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This article is about the Discovery Tour for Norway and England. You may be looking for for other Discovery Tours.
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Discovery Tour: Viking Age is the Discovery Tour mode for Assassin's Creed: Valhalla. It was released as a free downloadable add-on on 19 October 2021[1] and is available for free to those who own the base game, or for purchase as a stand-alone version on PC.


In the game, players are able to freeroam and explore the maps of Norway and Anglo-Saxon England and learn about both countries' histories. Unlike previous installments which employed the use of guided tours, Discovery Tour: Viking Age will see players assume the roles of various characters and take on quests with the aim of bringing them closer to the material by putting them at the center of it.[2]


DTVA Quest Banner - Oaths and Honour.jpg DTVA Quest Banner - Through Faith and Fire.jpg DTVA Quest Banner - Seaworthy.jpg DTVA Quest Banner - Into the West.jpg
Oaths & Honour Through Faith & Fire Seaworthy Into the West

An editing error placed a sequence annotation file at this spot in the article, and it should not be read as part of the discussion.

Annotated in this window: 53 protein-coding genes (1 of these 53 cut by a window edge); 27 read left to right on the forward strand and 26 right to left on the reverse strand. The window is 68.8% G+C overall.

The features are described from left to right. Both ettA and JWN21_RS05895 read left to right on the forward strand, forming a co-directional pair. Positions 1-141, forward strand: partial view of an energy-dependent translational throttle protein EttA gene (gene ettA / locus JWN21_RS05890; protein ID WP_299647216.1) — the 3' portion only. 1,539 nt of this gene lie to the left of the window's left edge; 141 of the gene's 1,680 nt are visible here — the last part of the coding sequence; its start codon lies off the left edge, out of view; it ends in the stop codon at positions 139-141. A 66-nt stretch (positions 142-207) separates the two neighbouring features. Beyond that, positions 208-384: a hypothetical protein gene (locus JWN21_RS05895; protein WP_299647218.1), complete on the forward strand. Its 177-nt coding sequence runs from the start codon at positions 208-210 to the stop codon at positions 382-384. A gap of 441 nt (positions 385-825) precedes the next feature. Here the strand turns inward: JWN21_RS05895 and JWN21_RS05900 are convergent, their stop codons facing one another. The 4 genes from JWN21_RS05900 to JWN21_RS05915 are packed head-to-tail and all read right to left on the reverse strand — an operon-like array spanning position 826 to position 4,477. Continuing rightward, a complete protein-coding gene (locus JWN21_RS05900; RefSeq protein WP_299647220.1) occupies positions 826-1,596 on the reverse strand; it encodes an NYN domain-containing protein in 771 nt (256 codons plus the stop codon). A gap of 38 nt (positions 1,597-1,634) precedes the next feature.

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A Barter for Peace Aelfred's Legacy New Life, New Lands Where Fates Align



War & Politics

A Familiar Battleground A "Heathen" Army? A Warrior's Tools Alfred and the "English"
Anglo-Saxon Warfare Baptism and Victory Horses and Warfare Keeping Allies Close
Kin and Household King and Clergy King Harald Fairhair Military Leadership
Military Organization Peacemaking, Peacebreaking Scouts Before the Storm The Battle of Edington
The Burh The Clan The Félag, or Fellowship The Fyrd, or Militia
The Gift of East Anglia The Great Hall The Rise of Alfred The Roman Fortress
The Seven Kingdoms The Treaty with Guthrum The Truce of Wedmore The Witan
Trust and Oathkeeping Viking Warfare What is an "Anglo-Saxon"? What was a King?

Daily Life

Alrekstad Anglo-Saxon Homes Chippenham Conditions on Board
Cook and Kitchen Curing Fish Dividing the Land Dividing the Spoils
Do You Speak "Viking"? Fashion: A Status Symbol Games and Sports Grooming and Hygiene
Gunnhilda Household Slaves Marriage Between Peoples Monasteries: Many Roles
Naming the Land Nutrition on Board Seafaring Stavanger
Staying the Winter The Boender, or Freemen The Ceorls, or Freemen The City of Winchester
The Ealdormen The Freewomen The Land of Ice and Snow? The Thegns
The Town of Jorvik Thorsteinn Silvertongue Who Was in the "Army"? Why Leave Scandinavia?

Religion & Magic

A Life of Prayer A Strict Diet Bishops: A Divided Duty Blessing the Ship
Christianization Church Power Structure Church Testimonies Destiny and Ancestry
Ely, a Monastery for All Hamingja: A Family Spirit Magic and Medicine Monasteries: A Quiet Place
Norse Religion Relics and Saints Ships: Between Two Worlds The Church Altar
The Cross and the Hammer The Hours of the Day The Megalith The Move to Christianity
The Old Minster The Old Norse Idea of Self

Myths & Legends